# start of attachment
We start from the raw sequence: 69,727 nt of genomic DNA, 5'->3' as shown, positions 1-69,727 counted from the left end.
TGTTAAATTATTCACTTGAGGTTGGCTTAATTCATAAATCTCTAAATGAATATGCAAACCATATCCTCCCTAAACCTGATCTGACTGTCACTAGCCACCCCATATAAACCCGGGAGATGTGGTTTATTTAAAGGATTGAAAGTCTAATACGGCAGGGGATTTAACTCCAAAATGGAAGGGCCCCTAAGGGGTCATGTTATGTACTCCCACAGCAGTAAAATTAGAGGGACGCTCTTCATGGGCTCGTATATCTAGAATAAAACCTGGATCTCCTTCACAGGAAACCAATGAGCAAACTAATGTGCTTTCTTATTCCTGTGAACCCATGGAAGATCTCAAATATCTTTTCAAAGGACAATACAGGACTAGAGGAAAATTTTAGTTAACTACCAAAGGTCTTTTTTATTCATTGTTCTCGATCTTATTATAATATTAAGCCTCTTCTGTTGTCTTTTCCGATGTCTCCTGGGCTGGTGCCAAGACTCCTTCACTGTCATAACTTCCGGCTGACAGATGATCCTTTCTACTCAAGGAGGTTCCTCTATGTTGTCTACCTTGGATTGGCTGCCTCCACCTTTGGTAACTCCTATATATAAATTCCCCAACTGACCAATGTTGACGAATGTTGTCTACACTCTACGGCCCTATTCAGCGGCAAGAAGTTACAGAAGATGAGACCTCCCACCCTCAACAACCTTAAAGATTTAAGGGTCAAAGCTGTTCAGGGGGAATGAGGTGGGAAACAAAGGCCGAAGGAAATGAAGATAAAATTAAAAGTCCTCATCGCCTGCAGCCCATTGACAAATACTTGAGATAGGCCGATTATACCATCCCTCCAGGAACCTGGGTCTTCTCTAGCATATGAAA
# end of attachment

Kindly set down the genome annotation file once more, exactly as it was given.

We start from the raw sequence: 69,727 nt of genomic DNA, 5'->3' as shown, positions 1-69,727 counted from the left end.
TGTTAAATTATTCACTTGAGGTTGGCTTAATTCATAAATCTCTAAATGAATATGCAAACCATATCCTCCCTAAACCTGATCTGACTGTCACTAGCCACCCCATATAAACCCGGGAGATGTGGTTTATTTAAAGGATTGAAAGTCTAATACGGCAGGGGATTTAACTCCAAAATGGAAGGGCCCCTAAGGGGTCATGTTATGTACTCCCACAGCAGTAAAATTAGAGGGACGCTCTTCATGGGCTCGTATATCTAGAATAAAACCTGGATCTCCTTCACAGGAAACCAATGAGCAAACTAATGTGCTTTCTTATTCCTGTGAACCCATGGAAGATCTCAAATATCTTTTCAAAGGACAATACAGGACTAGAGGAAAATTTTAGTTAACTACCAAAGGTCTTTTTTATTCATTGTTCTCGATCTTATTATAATATTAAGCCTCTTCTGTTGTCTTTTCCGATGTCTCCTGGGCTGGTGCCAAGACTCCTTCACTGTCATAACTTCCGGCTGACAGATGATCCTTTCTACTCAAGGAGGTTCCTCTATGTTGTCTACCTTGGATTGGCTGCCTCCACCTTTGGTAACTCCTATATATAAATTCCCCAACTGACCAATGTTGACGAATGTTGTCTACACTCTACGGCCCTATTCAGCGGCAAGAAGTTACAGAAGATGAGACCTCCCACCCTCAACAACCTTAAAGATTTAAGGGTCAAAGCTGTTCAGGGGGAATGAGGTGGGAAACAAAGGCCGAAGGAAATGAAGATAAAATTAAAAGTCCTCATCGCCTGCAGCCCATTGACAAATACTTGAGATAGGCCGATTATACCATCCCTCCAGGAACCTGGGTCTTCTCTAGCATATGAAA